Even, or especially, an avowed lefty like Rundle makes his case through careful argument, something one does not see in the most prominent Oz “journos”. Or, if modesty allows, even myself, an avowed progressive and occasional Crikey contributor, who recently argued in favour of continued cattle sales to Indonesia — hardly a reflex response of a blind “leftard”? It’s called evidence-based analysis, something one hardly sees in the Oz (except buried articles by Mega or Steketee). The fact that most people, such as yourself, cannot really tell the difference between ideological diatribes and evidence-based journalism makes it even more important or damaging what the Oz does. People like you (and TroyC, Stiffhausen, Blake et al) are the reason why News Ltd wield such power and why a maximum share of media must be mandated by law — no other democracy has anything remotely close to the 70% newspaper dominance Murdoch has, or laws that would allow it. In Australia (pay attention Troy C) a free press is only free to those who own it.

    And then about Calderwood! You seem deluded that his repetitive rants encompass any “facts” as known by any scientist. Crikey are simply being exploitative for his entertainment value.

    It is true that while once Crikey used to run more articles by the paid-for-comment brigade (IPA, CIS et al) but it has tapered off. The reason is arguable but I think it is because in most cases it is the poor quality of the “journalism” which resembles what I first mentioned — making the facts fit their ideology, often very poorly. Or even worse than poorly — witness Brendan O’Neill a far-rightist bully masquerading (poorly) as a lefty. And where does O’Neill publish now? The Oz! Say no more.

  • 12
    heavylambs
    Posted Wednesday, 14 September 2011 at 3:48 pm | Permalink

    TroyC,The Oz is “essential counterbalance to the left-wing agenda run by the ABC and Fairfax”? Groan…regardless of left/rightness,I’d rather see some CONTENT from all of them.

    The Oz’s failure to cover the climate issue with any depth while promoting shill opinion is not a just matter of partisanship,it’s also a measure of their incompetence.

    They will now dedicate their heavyweight front-row to monstering Manne,as they simply can’t help themselves. Absolutely ‘essential’ work…

  • 13
    geomac
    Posted Wednesday, 14 September 2011 at 3:50 pm | Permalink

    The HeraldSun is a sports and comic/entertainment publication. Its strength lies in the racing guide and footy articles not editorials or opinion pieces. What its good at it does very well and the rest is just an eye grabbing headline and a short article. Even the cryptic crossword is dumbed down.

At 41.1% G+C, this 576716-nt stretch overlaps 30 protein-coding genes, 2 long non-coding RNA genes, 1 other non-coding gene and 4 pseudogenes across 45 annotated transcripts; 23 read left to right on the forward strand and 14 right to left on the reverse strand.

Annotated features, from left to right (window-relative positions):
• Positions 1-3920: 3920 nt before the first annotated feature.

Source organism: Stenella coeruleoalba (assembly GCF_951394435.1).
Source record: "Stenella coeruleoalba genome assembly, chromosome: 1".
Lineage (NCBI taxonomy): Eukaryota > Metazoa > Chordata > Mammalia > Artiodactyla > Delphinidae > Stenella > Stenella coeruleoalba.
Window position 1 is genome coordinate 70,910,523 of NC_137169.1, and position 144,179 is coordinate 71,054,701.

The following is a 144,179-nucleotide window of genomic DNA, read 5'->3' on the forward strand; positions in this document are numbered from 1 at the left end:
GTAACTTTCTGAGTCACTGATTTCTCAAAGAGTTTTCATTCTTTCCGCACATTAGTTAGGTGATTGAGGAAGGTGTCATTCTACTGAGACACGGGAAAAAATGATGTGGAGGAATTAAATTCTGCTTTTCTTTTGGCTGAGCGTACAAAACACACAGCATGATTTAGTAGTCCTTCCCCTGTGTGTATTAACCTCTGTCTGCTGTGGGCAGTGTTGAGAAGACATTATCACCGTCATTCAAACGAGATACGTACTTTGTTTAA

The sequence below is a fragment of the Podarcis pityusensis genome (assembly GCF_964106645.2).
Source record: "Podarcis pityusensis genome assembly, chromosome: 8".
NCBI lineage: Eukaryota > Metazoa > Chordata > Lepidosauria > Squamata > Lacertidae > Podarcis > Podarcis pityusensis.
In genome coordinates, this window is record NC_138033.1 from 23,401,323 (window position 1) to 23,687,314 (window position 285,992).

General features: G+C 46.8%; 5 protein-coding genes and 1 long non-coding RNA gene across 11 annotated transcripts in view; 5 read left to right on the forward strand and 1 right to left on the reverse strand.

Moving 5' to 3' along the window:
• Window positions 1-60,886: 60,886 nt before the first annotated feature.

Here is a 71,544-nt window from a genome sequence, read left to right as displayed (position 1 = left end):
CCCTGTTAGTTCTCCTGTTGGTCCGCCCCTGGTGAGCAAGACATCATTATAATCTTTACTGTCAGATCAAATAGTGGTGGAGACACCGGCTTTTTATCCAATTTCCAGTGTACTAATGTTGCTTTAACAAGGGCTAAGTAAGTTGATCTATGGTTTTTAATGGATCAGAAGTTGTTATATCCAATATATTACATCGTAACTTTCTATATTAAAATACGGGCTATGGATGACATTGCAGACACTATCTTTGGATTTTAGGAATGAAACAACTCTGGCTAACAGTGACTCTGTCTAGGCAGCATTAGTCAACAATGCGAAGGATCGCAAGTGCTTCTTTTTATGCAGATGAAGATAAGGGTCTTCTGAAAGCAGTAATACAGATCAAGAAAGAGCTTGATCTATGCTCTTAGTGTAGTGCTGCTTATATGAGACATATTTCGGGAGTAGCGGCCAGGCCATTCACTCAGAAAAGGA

• 14
    Policeman MacCruiskeen
    Posted Wednesday, 14 September 2011 at 4:10 pm | Permalink

    Margaret, your characterisation of The Australian as a company exhibiting the behaviour of a ‘narcissistic bully’ is excellent. Stevo The Working Twistie also gets it dead right when he states that the silencing effect on informed opinion is the major concern because this is exactly how narcissistic bullies operate - they cause such fear of distortion and misrepresentation that the preferred option becomes silence no matter how rational or well informed other’s views. The primary purpose of the narcissist is to enrol all others in their delusional framework which is designed to reassure the narcissist that they actually exist; anything that reflects poorly on the narcissist, ie, a reality based opinion, initiates infantile rage as a response. Contrary views are intolerable because they are tantamount to annihilation of a carefully constructed image of a self that is mere camouflage for the absence of a human self. I’d say that the Australian’s writers, especially Sheridan, will have real trouble containing their anger over Manne’s critique.

  • 15
    tinman_au
    Posted Wednesday, 14 September 2011 at 4:10 pm | Permalink

    Actually Michael, I find Crikey to be (most times) much more balanced than The Australian ever is. Even articles where I may not agree with the authors (Crikey) opinion are reported in a way that I can get both sides of the story, thus they give me the information I need to agree or disagree. I cannot say that about The Oz…to bastardise an old saying “In the land of news, the King is one-eyed”. I stopped subscribing to it when the IT section started catching the bug the rest of it has (that of the reporter thinking their opinion IS the news…).

    As to Crikey being a bully, if you flipped it around and Tamas was a “warmist”, do you really think the Oz would allow him to post as he does here? Personally, I doubt it very much. Heck, Crikey even publishes his “letters” when he sends them in…

  • 16
    anthony tan
    Posted Wednesday, 14 September 2011 at 4:18 pm | Permalink